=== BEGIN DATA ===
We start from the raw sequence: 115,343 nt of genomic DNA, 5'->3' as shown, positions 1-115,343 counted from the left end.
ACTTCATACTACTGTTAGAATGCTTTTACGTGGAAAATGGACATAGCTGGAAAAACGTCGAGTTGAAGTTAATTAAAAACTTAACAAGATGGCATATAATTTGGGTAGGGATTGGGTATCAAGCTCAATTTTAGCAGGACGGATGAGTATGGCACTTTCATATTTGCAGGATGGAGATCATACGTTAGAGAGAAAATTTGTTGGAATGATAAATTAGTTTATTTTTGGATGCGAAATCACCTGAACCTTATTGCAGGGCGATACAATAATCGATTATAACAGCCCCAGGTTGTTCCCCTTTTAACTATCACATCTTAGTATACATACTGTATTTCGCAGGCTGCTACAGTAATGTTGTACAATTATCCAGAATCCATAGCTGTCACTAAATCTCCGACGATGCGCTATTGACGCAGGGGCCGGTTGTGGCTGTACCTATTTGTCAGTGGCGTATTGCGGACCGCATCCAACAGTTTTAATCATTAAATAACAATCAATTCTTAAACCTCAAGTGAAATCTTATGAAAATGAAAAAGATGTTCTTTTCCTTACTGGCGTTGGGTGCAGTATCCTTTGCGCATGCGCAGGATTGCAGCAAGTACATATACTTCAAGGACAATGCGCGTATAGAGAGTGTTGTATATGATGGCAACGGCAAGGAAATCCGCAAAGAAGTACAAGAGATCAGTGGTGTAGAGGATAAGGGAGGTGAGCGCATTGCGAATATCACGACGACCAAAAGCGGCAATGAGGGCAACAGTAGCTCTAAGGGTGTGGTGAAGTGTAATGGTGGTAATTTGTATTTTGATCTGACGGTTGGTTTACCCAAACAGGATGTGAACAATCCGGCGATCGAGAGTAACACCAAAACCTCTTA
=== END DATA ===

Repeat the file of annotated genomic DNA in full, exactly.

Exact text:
We start from the raw sequence: 115,343 nt of genomic DNA, 5'->3' as shown, positions 1-115,343 counted from the left end.
ACTTCATACTACTGTTAGAATGCTTTTACGTGGAAAATGGACATAGCTGGAAAAACGTCGAGTTGAAGTTAATTAAAAACTTAACAAGATGGCATATAATTTGGGTAGGGATTGGGTATCAAGCTCAATTTTAGCAGGACGGATGAGTATGGCACTTTCATATTTGCAGGATGGAGATCATACGTTAGAGAGAAAATTTGTTGGAATGATAAATTAGTTTATTTTTGGATGCGAAATCACCTGAACCTTATTGCAGGGCGATACAATAATCGATTATAACAGCCCCAGGTTGTTCCCCTTTTAACTATCACATCTTAGTATACATACTGTATTTCGCAGGCTGCTACAGTAATGTTGTACAATTATCCAGAATCCATAGCTGTCACTAAATCTCCGACGATGCGCTATTGACGCAGGGGCCGGTTGTGGCTGTACCTATTTGTCAGTGGCGTATTGCGGACCGCATCCAACAGTTTTAATCATTAAATAACAATCAATTCTTAAACCTCAAGTGAAATCTTATGAAAATGAAAAAGATGTTCTTTTCCTTACTGGCGTTGGGTGCAGTATCCTTTGCGCATGCGCAGGATTGCAGCAAGTACATATACTTCAAGGACAATGCGCGTATAGAGAGTGTTGTATATGATGGCAACGGCAAGGAAATCCGCAAAGAAGTACAAGAGATCAGTGGTGTAGAGGATAAGGGAGGTGAGCGCATTGCGAATATCACGACGACCAAAAGCGGCAATGAGGGCAACAGTAGCTCTAAGGGTGTGGTGAAGTGTAATGGTGGTAATTTGTATTTTGATCTGACGGTTGGTTTACCCAAACAGGATGTGAACAATCCGGCGATCGAGAGTAACACCAAAACCTCTTA